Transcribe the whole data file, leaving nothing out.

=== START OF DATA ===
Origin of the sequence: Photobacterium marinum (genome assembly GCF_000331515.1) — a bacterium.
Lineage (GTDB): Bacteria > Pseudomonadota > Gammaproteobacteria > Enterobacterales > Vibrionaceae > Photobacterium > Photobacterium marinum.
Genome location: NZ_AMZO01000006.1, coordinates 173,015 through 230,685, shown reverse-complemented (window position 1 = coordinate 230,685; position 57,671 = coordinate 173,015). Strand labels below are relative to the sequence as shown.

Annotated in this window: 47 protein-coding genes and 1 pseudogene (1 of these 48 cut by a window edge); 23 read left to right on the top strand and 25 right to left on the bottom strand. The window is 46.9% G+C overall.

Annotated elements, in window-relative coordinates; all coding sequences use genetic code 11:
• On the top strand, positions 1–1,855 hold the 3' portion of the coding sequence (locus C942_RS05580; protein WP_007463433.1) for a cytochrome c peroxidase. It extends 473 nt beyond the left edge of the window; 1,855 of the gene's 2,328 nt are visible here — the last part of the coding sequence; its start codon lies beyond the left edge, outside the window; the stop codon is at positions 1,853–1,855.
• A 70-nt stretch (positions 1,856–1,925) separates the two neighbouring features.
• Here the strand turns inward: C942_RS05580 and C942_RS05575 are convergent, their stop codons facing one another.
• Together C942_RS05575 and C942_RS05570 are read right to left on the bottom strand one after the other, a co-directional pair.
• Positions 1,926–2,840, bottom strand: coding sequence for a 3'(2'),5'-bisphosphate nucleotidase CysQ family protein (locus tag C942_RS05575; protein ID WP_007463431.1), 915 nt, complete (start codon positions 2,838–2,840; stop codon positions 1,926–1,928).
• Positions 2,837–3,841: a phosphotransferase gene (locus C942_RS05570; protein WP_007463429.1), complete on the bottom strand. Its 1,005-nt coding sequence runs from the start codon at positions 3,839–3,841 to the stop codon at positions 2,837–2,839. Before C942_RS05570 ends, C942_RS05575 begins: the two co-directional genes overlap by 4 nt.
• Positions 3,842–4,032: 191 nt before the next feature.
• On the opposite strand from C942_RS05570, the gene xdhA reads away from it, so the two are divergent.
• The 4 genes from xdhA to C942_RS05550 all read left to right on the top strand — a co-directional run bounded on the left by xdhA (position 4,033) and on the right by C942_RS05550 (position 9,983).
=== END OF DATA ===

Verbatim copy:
Origin of the sequence: Photobacterium marinum (genome assembly GCF_000331515.1) — a bacterium.
Lineage (GTDB): Bacteria > Pseudomonadota > Gammaproteobacteria > Enterobacterales > Vibrionaceae > Photobacterium > Photobacterium marinum.
Genome location: NZ_AMZO01000006.1, coordinates 173,015 through 230,685, shown reverse-complemented (window position 1 = coordinate 230,685; position 57,671 = coordinate 173,015). Strand labels below are relative to the sequence as shown.

Annotated in this window: 47 protein-coding genes and 1 pseudogene (1 of these 48 cut by a window edge); 23 read left to right on the top strand and 25 right to left on the bottom strand. The window is 46.9% G+C overall.

Annotated elements, in window-relative coordinates; all coding sequences use genetic code 11:
• On the top strand, positions 1–1,855 hold the 3' portion of the coding sequence (locus C942_RS05580; protein WP_007463433.1) for a cytochrome c peroxidase. It extends 473 nt beyond the left edge of the window; 1,855 of the gene's 2,328 nt are visible here — the last part of the coding sequence; its start codon lies beyond the left edge, outside the window; the stop codon is at positions 1,853–1,855.
• A 70-nt stretch (positions 1,856–1,925) separates the two neighbouring features.
• Here the strand turns inward: C942_RS05580 and C942_RS05575 are convergent, their stop codons facing one another.
• Together C942_RS05575 and C942_RS05570 are read right to left on the bottom strand one after the other, a co-directional pair.
• Positions 1,926–2,840, bottom strand: coding sequence for a 3'(2'),5'-bisphosphate nucleotidase CysQ family protein (locus tag C942_RS05575; protein ID WP_007463431.1), 915 nt, complete (start codon positions 2,838–2,840; stop codon positions 1,926–1,928).
• Positions 2,837–3,841: a phosphotransferase gene (locus C942_RS05570; protein WP_007463429.1), complete on the bottom strand. Its 1,005-nt coding sequence runs from the start codon at positions 3,839–3,841 to the stop codon at positions 2,837–2,839. Before C942_RS05570 ends, C942_RS05575 begins: the two co-directional genes overlap by 4 nt.
• Positions 3,842–4,032: 191 nt before the next feature.
• On the opposite strand from C942_RS05570, the gene xdhA reads away from it, so the two are divergent.
• The 4 genes from xdhA to C942_RS05550 all read left to right on the top strand — a co-directional run bounded on the left by xdhA (position 4,033) and on the right by C942_RS05550 (position 9,983).